In summary, this study showed that anti-IgE improved asthma symptoms, reduced exacerbation rates and allowed the reduction of oral or inhaled steroid medication without requirement for increased rescue medication. Improvements by anti-IgE therapy were modest, but significantly better than in the placebo group, and occurred despite reductions in steroid and beta-2 agonist therapy. Anti-IgE antibodies were safe and tolerated without complains. These promising results stimulated succeeding studies with anti-IgE on a larger scale and with modified settings.

Effects of anti-IgE on asthma exacerbation (Phase III studies) Three identically designed large-scale phase III studies were performed to evaluate the efficacy of anti-IgE in the treatment of asthma: protocol 008 in the US (60), protocol 009 in the EU, US, South Africa and Australia (61), and protocol 010 in asthmatic children in the US (62). In contrast to the phase II study (59), anti-IgE was administered subcutaneously rather than intravenously and only once every 4 weeks for patients with low and intermediate IgE baseline serum levels. Duration of the trial was extended, and the age range of the adult patients increased; the primary endpoints now were frequency of asthma exacerbations. In contrast to the studies in adults, asthma was well controlled (not symptomatic) on entry to the study with children (62). Differences between anti-IgE and placebo-treated patients therefore were only obvious during the steroid-withdrawal phase.

Study design : Multi-centre, randomized, double-blind, parallel-group, placebo-controlled studies.

Patients : 523 (protocol 008) and 546 (protocol 009) adolescent and adult patients (12–75, mean 40 years) with moderate to severe asthma and requirements for daily ICS therapy; 334 children (protocol 010) (5–12, mean 9 years) with moderate to severe asthma and stable with daily ICS.

Primary outcome : Incidence and frequency of exacerbations (PEF < 50% of personal best, > 50% increase in beta-2-agonist use, FEV1 > 20% below baseline).

Secondary outcome : Symptom scores, FEV1, PEF, beta-2-agonist use.

Medication : Four phases: run-in period of 4 weeks to stabilize on therapy with beclomethasone (BDP) (adult patients had to be symptomatic), stable-phase with stable steroid medication for 16 weeks, steroid-withdrawal with tapering of steroid dosages by 25% every 2 weeks for 8 weeks and extension with stable lowest tolerated dose of BDP for the next 4 weeks, extension-period with continuation of placebo or anti-IgE therapy for 5 months. Anti-IgE was administered sc at a dose of 0.016 mg/kg body weight/IU total serum IgE, once every 4 weeks starting with the stable phase.

Results : The main findings of the Phase III trials were similar and confirmed the results of the Phase II trial ( 59 ). Treatment with anti-IgE was significantly more effective than the placebo in reducing the number of exacerbations, the primary endpoint of the trials, in both the stable-steroid and the steroid-withdrawal phase (Fig. 5). Mean number of exacerbations in the anti-IgE treatment group during the stable-steroid and the steroid-withdrawal phases were 58% and 52% lower, respectively (P < 0.001 for both) (60). This reduction in asthma exacerbations in the anti-IgE treatment group was obvious despite significantly lower use of ICS (126 µg/d BDP in the anti-IgE vs. 210 µg/d in the placebo group) or complete withdrawal of BDP (43% anti-IgE vs. 19% placebo, P < 0.001) during the steroid-withdrawal phase.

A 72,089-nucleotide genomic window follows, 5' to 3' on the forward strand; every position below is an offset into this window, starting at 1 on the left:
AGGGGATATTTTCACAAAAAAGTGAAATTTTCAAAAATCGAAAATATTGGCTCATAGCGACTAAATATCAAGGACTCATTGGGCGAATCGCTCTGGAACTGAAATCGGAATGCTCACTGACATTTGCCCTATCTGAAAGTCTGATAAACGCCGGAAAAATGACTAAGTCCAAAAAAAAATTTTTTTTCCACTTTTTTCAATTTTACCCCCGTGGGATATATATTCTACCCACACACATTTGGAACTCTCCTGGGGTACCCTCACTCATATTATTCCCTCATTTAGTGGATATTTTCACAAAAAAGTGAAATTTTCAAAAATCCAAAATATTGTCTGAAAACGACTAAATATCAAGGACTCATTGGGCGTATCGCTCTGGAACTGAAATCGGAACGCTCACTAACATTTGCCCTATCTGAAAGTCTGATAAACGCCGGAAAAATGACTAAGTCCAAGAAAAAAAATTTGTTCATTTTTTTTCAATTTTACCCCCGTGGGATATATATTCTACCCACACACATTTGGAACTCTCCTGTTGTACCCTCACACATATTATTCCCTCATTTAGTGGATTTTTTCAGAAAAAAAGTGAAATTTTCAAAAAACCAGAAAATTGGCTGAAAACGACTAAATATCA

Symptom scores improved in both the placebo-treated and the anti-IgE treated patients, but the improvement was significantly higher in the latter group, despite the lower use of corticosteroids. Similar, beta-2-agonist use was significantly lower in the anti-IgE group than in the placebo group during the stable-steroid phase (Fig. 6). Lung function improved significantly more for patients receiving anti-IgE compared to the placebo, as indicated by increases in PEF (18.5 l/min vs. 6.9 l/min, P < 0.05) and a small, but significant, improvement in FEV1 (4.3% vs. 1.4%, P < 0.02).

In a similar way, treatment of asthmatic children with anti-IgE showed significantly better results than the placebo during the steroid withdrawal-phase for frequency and incidence of exacerbation (number of episodes per patient: 0.42 vs. 2.72, P < 0.001), median reduction of BDP doses (100% vs. 67%, P = 0.001), complete discontinuation of steroids (55% vs. 39% of patients, P = 0.004), and requirements for rescue medication (daily number of puffs: 0 vs. 0.46, P = 0.004). No statistical differences occurred for symptom scores or spirometry measurements (PEF) between the two groups in either the stable-steroid or the steroid-withdrawal phase (62).

Taken together, the phase III studies show that treatment of adults and children with moderate to severe asthma with anti-IgE is safe, statistically lowers the number of disease exacerbations and reduces the requirements for ICS use.

(4) Anti-IgE and Allergic Rhinitis

SAR is a frequently underestimated disease with regards to impairment of quality of life (QOL) of the patients, who experience a significant level of morbidity. Allergen avoidance as a means of secondary intervention is difficulty to achieve for patients with SAR, who are often sensitized to multiple outdoor allergens. So far, SIT is the only available curative approach (41, 63), but its application is restricted with regard to polyzensitized and very young patients. But especially the polysensitzed group of patients require therapy for several months of the year and suffer most from decreased QOL (64, 65) and reduced productivity at the school or in the working place (66). Despite optimized treatment regimens, including antihistamines, corticosteroids, or mast cell stabilizers, many patients with SAR still have suboptimal symptom control (67). Therefore, new treatment options targeting more specifically and early in the allergic cascade are desirable.